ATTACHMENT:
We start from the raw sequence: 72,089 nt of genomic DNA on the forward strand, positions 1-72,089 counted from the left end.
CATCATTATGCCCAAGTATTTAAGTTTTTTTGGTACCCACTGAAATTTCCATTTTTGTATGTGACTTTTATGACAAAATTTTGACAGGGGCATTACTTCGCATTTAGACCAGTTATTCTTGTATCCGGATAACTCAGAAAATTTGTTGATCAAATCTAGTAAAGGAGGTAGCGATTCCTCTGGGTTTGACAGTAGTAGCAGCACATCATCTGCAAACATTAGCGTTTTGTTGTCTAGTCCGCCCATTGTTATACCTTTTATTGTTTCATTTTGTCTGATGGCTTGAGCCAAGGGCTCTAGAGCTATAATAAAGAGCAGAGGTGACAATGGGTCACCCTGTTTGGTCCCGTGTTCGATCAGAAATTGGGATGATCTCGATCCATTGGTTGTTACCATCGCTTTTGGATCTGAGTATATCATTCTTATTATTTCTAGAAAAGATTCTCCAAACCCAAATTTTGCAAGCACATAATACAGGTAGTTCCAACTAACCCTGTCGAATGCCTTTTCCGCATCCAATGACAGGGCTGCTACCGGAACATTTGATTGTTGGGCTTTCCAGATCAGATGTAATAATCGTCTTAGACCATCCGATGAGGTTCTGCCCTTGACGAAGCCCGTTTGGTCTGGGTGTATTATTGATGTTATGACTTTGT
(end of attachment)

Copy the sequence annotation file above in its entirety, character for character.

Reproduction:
We start from the raw sequence: 72,089 nt of genomic DNA on the forward strand, positions 1-72,089 counted from the left end.
CATCATTATGCCCAAGTATTTAAGTTTTTTTGGTACCCACTGAAATTTCCATTTTTGTATGTGACTTTTATGACAAAATTTTGACAGGGGCATTACTTCGCATTTAGACCAGTTATTCTTGTATCCGGATAACTCAGAAAATTTGTTGATCAAATCTAGTAAAGGAGGTAGCGATTCCTCTGGGTTTGACAGTAGTAGCAGCACATCATCTGCAAACATTAGCGTTTTGTTGTCTAGTCCGCCCATTGTTATACCTTTTATTGTTTCATTTTGTCTGATGGCTTGAGCCAAGGGCTCTAGAGCTATAATAAAGAGCAGAGGTGACAATGGGTCACCCTGTTTGGTCCCGTGTTCGATCAGAAATTGGGATGATCTCGATCCATTGGTTGTTACCATCGCTTTTGGATCTGAGTATATCATTCTTATTATTTCTAGAAAAGATTCTCCAAACCCAAATTTTGCAAGCACATAATACAGGTAGTTCCAACTAACCCTGTCGAATGCCTTTTCCGCATCCAATGACAGGGCTGCTACCGGAACATTTGATTGTTGGGCTTTCCAGATCAGATGTAATAATCGTCTTAGACCATCCGATGAGGTTCTGCCCTTGACGAAGCCCGTTTGGTCTGGGTGTATTATTGATGTTATGACTTTGT